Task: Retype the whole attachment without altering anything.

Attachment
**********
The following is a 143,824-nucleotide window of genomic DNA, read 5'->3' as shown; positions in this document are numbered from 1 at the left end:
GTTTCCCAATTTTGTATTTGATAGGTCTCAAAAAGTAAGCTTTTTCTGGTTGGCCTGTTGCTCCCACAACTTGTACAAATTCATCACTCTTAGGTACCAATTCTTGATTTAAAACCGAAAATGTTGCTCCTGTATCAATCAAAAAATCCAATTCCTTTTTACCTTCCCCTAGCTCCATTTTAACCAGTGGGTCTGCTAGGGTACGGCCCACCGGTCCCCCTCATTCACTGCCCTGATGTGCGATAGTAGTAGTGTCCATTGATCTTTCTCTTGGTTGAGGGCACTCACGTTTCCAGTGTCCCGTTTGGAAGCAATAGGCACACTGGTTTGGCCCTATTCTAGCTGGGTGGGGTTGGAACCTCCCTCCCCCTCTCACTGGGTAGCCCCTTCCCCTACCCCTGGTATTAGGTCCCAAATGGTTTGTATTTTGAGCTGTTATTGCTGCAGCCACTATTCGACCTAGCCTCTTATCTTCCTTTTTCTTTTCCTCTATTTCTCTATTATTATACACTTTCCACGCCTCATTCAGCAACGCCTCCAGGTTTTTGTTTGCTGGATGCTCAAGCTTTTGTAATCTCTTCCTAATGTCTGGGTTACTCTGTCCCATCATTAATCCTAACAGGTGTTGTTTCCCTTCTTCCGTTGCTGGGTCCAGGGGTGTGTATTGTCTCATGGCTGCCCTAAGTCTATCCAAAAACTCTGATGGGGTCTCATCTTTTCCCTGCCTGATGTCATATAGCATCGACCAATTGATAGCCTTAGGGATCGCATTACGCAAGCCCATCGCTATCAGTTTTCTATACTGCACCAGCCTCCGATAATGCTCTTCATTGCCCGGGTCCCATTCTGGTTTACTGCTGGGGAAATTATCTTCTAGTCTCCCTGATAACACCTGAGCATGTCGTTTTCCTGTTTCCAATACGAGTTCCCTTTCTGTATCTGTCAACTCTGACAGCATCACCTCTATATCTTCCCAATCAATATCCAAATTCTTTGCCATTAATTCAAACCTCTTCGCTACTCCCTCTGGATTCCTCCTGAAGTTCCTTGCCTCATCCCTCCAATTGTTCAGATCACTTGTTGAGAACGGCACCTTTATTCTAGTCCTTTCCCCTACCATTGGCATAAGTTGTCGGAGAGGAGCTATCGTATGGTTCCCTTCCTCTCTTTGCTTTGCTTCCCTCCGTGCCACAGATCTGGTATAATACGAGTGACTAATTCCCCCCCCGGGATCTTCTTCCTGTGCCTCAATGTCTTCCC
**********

The following is a 143,824-nucleotide window of genomic DNA, read 5'->3' as shown; positions in this document are numbered from 1 at the left end:
GTTTCCCAATTTTGTATTTGATAGGTCTCAAAAAGTAAGCTTTTTCTGGTTGGCCTGTTGCTCCCACAACTTGTACAAATTCATCACTCTTAGGTACCAATTCTTGATTTAAAACCGAAAATGTTGCTCCTGTATCAATCAAAAAATCCAATTCCTTTTTACCTTCCCCTAGCTCCATTTTAACCAGTGGGTCTGCTAGGGTACGGCCCACCGGTCCCCCTCATTCACTGCCCTGATGTGCGATAGTAGTAGTGTCCATTGATCTTTCTCTTGGTTGAGGGCACTCACGTTTCCAGTGTCCCGTTTGGAAGCAATAGGCACACTGGTTTGGCCCTATTCTAGCTGGGTGGGGTTGGAACCTCCCTCCCCCTCTCACTGGGTAGCCCCTTCCCCTACCCCTGGTATTAGGTCCCAAATGGTTTGTATTTTGAGCTGTTATTGCTGCAGCCACTATTCGACCTAGCCTCTTATCTTCCTTTTTCTTTTCCTCTATTTCTCTATTATTATACACTTTCCACGCCTCATTCAGCAACGCCTCCAGGTTTTTGTTTGCTGGATGCTCAAGCTTTTGTAATCTCTTCCTAATGTCTGGGTTACTCTGTCCCATCATTAATCCTAACAGGTGTTGTTTCCCTTCTTCCGTTGCTGGGTCCAGGGGTGTGTATTGTCTCATGGCTGCCCTAAGTCTATCCAAAAACTCTGATGGGGTCTCATCTTTTCCCTGCCTGATGTCATATAGCATCGACCAATTGATAGCCTTAGGGATCGCATTACGCAAGCCCATCGCTATCAGTTTTCTATACTGCACCAGCCTCCGATAATGCTCTTCATTGCCCGGGTCCCATTCTGGTTTACTGCTGGGGAAATTATCTTCTAGTCTCCCTGATAACACCTGAGCATGTCGTTTTCCTGTTTCCAATACGAGTTCCCTTTCTGTATCTGTCAACTCTGACAGCATCACCTCTATATCTTCCCAATCAATATCCAAATTCTTTGCCATTAATTCAAACCTCTTCGCTACTCCCTCTGGATTCCTCCTGAAGTTCCTTGCCTCATCCCTCCAATTGTTCAGATCACTTGTTGAGAACGGCACCTTTATTCTAGTCCTTTCCCCTACCATTGGCATAAGTTGTCGGAGAGGAGCTATCGTATGGTTCCCTTCCTCTCTTTGCTTTGCTTCCCTCCGTGCCACAGATCTGGTATAATACGAGTGACTAATTCCCCCCCCGGGATCTTCTTCCTGTGCCTCAATGTCTTCCC